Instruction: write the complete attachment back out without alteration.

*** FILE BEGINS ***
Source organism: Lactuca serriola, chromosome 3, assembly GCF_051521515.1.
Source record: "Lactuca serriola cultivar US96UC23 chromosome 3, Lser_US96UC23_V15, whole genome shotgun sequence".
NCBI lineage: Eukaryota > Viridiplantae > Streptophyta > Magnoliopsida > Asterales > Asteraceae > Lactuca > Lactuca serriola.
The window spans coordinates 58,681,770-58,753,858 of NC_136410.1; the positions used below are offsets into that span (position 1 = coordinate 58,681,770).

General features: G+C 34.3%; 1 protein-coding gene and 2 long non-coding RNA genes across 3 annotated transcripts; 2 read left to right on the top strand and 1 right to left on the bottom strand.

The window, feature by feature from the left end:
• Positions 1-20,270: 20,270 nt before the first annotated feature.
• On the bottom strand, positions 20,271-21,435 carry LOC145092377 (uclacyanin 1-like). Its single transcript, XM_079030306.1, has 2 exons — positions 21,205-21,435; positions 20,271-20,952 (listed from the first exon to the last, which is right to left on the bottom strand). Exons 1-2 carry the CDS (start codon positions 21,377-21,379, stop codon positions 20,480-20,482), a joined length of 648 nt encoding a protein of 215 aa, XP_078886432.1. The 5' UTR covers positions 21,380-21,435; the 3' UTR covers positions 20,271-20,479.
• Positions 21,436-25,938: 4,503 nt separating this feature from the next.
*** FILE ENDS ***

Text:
Source organism: Lactuca serriola, chromosome 3, assembly GCF_051521515.1.
Source record: "Lactuca serriola cultivar US96UC23 chromosome 3, Lser_US96UC23_V15, whole genome shotgun sequence".
NCBI lineage: Eukaryota > Viridiplantae > Streptophyta > Magnoliopsida > Asterales > Asteraceae > Lactuca > Lactuca serriola.
The window spans coordinates 58,681,770-58,753,858 of NC_136410.1; the positions used below are offsets into that span (position 1 = coordinate 58,681,770).

General features: G+C 34.3%; 1 protein-coding gene and 2 long non-coding RNA genes across 3 annotated transcripts; 2 read left to right on the top strand and 1 right to left on the bottom strand.

The window, feature by feature from the left end:
• Positions 1-20,270: 20,270 nt before the first annotated feature.
• On the bottom strand, positions 20,271-21,435 carry LOC145092377 (uclacyanin 1-like). Its single transcript, XM_079030306.1, has 2 exons — positions 21,205-21,435; positions 20,271-20,952 (listed from the first exon to the last, which is right to left on the bottom strand). Exons 1-2 carry the CDS (start codon positions 21,377-21,379, stop codon positions 20,480-20,482), a joined length of 648 nt encoding a protein of 215 aa, XP_078886432.1. The 5' UTR covers positions 21,380-21,435; the 3' UTR covers positions 20,271-20,479.
• Positions 21,436-25,938: 4,503 nt separating this feature from the next.